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ERIC Number: EJ827498
Record Type: Journal
Publication Date: 2009
Pages: 13
Abstractor: ERIC
Reference Count: 18
ISBN: N/A
ISSN: ISSN-0897-5264
Academic Course Engagement during One Semester Forecasts College Success: Engaged Students Are More Likely to Earn a Degree, Do It Faster, and Do It Better
Svanum, Soren; Bigatti, Silvia M.
Journal of College Student Development, v50 n1 p120-132 Jan-Feb 2009
The purpose of the present study was to assess the relation of academic course engagement and subsequent college success over a 5- to 6-year period. In the present study, the authors defined college success as degree attainment, time to degree, and academic performance (final cumulative GPA). This study reports on follow-up data from participants in an earlier report (Svanum & Bigatti, 2006) that demonstrated a substantial relation between academic course engagement and grade-measured course performance. Specifically, the authors took the data on engagement from one course and examined whether course engagement was also related to the subsequent accomplishments of: (a) obtaining a degree, (b) how long it took to obtain the degree, and (c) cumulative GPA upon graduation. Thus, these analyses extend those findings by examining the college success outcomes of those study participants. The authors assumed that a sample of engagement behavior in a single course may contain information about similar behaviors in other settings and behaviors over time. Thus, academic engagement is not an isolated behavior, but a distinctive component of the fabric of college life. Hence, the authors hypothesized that degree attainment would be more likely among those who demonstrated higher engagement in a course than those who demonstrated lower engagement, and, secondly, that greater course engagement would be related to a shorter time required to earn a degree. Academically engaged students are more successful, and hence course engagement would relate to student final cumulative GPA. (Contains 1 table and 1 figure.)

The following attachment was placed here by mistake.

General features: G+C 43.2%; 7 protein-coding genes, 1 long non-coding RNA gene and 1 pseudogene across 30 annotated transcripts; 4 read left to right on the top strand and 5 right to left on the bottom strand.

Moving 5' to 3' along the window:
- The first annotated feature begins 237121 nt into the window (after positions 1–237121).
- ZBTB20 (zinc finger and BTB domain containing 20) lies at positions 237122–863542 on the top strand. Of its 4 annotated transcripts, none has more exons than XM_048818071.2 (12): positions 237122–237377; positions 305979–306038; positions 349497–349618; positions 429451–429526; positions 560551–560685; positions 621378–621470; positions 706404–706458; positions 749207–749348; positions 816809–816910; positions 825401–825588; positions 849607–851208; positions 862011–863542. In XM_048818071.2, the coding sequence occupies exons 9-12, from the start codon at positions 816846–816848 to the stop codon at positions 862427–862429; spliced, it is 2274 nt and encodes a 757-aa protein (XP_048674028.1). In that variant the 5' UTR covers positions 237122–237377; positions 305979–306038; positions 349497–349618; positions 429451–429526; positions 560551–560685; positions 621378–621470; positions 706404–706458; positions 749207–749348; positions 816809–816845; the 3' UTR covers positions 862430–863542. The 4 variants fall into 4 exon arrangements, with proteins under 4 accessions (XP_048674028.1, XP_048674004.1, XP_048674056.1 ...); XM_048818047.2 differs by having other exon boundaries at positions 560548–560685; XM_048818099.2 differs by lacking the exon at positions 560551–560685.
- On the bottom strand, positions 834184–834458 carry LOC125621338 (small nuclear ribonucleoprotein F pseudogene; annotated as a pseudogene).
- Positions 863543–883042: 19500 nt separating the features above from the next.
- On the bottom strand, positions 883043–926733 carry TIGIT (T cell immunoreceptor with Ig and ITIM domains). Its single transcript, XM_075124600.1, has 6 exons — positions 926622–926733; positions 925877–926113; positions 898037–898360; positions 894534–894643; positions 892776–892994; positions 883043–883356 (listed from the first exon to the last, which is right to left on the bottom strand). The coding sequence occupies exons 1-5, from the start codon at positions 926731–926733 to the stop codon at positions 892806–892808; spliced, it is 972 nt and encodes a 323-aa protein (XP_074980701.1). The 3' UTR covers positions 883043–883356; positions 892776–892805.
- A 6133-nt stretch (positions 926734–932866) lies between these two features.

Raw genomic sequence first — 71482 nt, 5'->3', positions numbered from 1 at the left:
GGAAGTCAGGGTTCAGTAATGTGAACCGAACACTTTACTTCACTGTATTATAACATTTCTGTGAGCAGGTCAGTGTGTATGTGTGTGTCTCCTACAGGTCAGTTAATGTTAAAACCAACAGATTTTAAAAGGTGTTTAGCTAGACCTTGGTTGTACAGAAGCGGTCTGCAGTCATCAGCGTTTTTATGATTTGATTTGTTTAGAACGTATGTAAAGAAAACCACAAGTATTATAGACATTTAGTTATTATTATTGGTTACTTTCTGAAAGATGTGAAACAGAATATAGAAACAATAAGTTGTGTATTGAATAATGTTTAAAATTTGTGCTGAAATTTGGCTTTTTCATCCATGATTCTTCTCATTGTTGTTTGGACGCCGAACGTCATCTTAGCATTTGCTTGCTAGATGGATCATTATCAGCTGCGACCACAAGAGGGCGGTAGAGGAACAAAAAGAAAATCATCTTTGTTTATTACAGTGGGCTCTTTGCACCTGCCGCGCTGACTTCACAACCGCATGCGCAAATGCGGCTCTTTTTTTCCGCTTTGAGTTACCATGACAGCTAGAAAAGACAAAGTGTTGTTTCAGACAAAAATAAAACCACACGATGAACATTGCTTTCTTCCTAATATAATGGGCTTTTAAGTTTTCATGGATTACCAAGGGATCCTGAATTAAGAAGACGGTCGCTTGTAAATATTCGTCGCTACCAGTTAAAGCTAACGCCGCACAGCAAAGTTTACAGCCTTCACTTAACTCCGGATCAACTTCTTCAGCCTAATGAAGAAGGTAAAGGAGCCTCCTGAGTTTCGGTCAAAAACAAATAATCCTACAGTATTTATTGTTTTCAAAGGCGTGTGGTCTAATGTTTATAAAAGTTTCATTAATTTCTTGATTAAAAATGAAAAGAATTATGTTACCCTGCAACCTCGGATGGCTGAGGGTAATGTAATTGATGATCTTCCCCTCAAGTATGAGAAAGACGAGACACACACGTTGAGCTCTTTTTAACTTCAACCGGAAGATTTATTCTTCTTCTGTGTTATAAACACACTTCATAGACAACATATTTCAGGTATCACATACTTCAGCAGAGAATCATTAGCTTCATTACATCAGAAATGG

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Publication Type: Journal Articles; Reports - Research
Education Level: Higher Education; Postsecondary Education
Audience: N/A
Language: English
Sponsor: N/A
Authoring Institution: N/A